The B.W. Butler Papers, in the University Archives prior to 1970, consist of a single typed manuscript, the autobiography of George Bent, born in 1843 to a Cheyenne mother, Owl Woman, and the St. Louis fur-trader William Bent. While an account of Bent's remarkable life was eventually produced by one of the editors of this work, it remained unpublished for nearly 50 years (Life of George Bent: Written from his Letters. George E. Hyde, editor. University of Oklahoma Press, 1968) while this manuscript, Fifty Years Among the Cheyennes, was nearly forgotten. This manuscript was discovered in a hotel in Washington, D.C. among the possessions of the local lawyer B.W. Butler, who had edited the work along with George Hyde and had been hoping to find a publisher for it at the time of Bent's death from the Spanish Flu during the 1918 pandemic.
Joaquim de Siqueira Coutinho, professor at the Foreign Service School for nearly 50 years, left to Georgetown University these ten handwritten and printed documents in Spanish relating to the administration and taxation of Colonial Peru under Spanish rule. The documents include printed and handwritten proclamations, reports of industrial and trading activity, and more common documents such as receipts and promissory notes, and include references to the Consejo de las Indias, the Tribunal de Cuentas de Lima, and to the Spanish use of the Incan system of mit'a to secure forced labor from the native population. The collection documents the persistence of the exploitative rule of the early Spanish colonizers of Peru in the 17th, 18th, and 19th centuries.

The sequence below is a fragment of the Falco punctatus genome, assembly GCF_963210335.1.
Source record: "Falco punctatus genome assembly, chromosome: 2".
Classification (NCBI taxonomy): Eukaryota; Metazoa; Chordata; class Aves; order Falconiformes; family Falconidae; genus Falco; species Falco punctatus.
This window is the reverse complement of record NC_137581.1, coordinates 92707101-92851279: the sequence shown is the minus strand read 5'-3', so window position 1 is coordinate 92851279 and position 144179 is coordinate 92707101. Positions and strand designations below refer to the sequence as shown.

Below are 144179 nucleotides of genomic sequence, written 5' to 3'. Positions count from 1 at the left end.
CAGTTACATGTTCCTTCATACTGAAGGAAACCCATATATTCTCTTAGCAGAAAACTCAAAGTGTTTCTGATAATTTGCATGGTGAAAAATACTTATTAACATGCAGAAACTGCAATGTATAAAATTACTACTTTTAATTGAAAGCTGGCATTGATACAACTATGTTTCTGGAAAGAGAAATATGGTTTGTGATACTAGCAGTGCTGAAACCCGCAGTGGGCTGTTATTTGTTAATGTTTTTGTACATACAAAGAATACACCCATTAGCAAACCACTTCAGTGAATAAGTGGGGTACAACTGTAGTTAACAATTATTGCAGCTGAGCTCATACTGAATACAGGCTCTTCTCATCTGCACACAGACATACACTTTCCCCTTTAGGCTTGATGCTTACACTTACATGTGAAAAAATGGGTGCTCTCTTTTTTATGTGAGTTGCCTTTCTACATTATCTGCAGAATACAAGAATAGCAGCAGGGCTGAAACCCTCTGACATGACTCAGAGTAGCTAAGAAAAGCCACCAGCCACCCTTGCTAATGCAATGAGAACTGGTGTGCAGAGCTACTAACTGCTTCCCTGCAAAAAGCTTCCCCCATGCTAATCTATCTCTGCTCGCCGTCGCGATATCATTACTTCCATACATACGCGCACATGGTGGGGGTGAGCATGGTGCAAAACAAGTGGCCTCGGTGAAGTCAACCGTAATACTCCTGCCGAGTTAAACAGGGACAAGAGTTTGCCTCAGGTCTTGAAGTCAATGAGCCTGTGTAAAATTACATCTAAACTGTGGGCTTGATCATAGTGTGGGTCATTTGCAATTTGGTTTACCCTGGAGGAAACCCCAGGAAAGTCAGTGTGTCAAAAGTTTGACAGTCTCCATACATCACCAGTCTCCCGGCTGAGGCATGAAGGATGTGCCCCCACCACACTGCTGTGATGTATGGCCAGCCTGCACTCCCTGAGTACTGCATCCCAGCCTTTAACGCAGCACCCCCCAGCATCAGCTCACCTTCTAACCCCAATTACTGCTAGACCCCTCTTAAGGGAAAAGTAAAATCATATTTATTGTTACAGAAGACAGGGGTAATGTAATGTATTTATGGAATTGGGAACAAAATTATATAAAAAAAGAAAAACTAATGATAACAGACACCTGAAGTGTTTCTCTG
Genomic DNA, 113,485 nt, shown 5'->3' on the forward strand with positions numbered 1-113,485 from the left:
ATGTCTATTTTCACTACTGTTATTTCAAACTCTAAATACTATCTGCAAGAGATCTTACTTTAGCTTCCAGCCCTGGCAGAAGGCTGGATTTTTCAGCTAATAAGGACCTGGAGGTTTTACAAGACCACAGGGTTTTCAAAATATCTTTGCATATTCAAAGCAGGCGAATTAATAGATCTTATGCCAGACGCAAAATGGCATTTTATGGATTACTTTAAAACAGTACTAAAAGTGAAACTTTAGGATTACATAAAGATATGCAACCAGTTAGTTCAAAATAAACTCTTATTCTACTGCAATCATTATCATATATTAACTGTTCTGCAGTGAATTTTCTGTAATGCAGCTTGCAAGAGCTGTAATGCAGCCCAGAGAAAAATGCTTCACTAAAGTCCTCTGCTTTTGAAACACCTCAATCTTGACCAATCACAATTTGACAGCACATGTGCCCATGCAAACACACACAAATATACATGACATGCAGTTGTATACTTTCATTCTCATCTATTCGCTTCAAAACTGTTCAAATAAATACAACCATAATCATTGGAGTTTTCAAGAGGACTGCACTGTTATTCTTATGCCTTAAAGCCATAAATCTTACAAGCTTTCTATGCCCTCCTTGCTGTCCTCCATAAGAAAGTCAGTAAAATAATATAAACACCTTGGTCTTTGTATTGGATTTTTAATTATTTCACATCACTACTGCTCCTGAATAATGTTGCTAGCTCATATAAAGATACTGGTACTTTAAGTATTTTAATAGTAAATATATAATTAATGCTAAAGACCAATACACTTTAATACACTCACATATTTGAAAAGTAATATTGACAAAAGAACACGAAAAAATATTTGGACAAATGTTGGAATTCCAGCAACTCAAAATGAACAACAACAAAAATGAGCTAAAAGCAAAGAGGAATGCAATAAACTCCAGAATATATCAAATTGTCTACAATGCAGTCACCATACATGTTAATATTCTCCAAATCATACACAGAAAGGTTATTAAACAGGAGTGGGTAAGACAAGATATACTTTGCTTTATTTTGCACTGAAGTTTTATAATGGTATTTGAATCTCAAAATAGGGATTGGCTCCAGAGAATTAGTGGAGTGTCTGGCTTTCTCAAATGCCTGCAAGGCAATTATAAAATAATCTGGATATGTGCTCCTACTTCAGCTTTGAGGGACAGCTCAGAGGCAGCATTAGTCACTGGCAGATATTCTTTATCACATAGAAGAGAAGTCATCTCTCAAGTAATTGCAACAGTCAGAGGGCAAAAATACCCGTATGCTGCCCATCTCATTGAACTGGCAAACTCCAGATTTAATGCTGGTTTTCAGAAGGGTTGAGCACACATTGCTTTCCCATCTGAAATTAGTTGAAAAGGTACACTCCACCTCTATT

The David Landers Peruvian Collection contains some fifteen autographed legal documents, dated 1566 to 1626, in addition to a listing of hospital patients from 1776. The documents are linked at times by a common witness, or notary public, along with other signatures from those involved in the particular exchange. The Peruvian documents demonstrate the importance placed by the Spaniards in maintaining a written record for a wide variety of transactions during the colonial era. The earliest document from 1566 grants two men the right to represent themselves before a Royal audience with the Viceroy. Other documents record the nature of business dealings: the costs of human labor, whether Indian or African, servant or slave; local entrepreneurship; the dowry for an Indian wife; the prices of mules and wheat; and a property dispute stemming from a convent. The last will and testament of an Indian woman named Antonia Guacana is of particular interest due to the possibility of her being alive during the Conquest of Peru by Spanish conquistador Francisco Pizarro. The document highlights her religious conversion to Catholicism, as well as the need to produce a written testimonial demonstrating her identity as a subject of the Spanish Empire. Another document shows how indigenous labor entailed paying a certain fee, in addition to the teaching of the Catholic doctrine. The hospital listing from 1776 includes the names of eighteen sick patients furthermore indicating which ones died at a later time. Details range from their places of residence to descriptions of their clothing.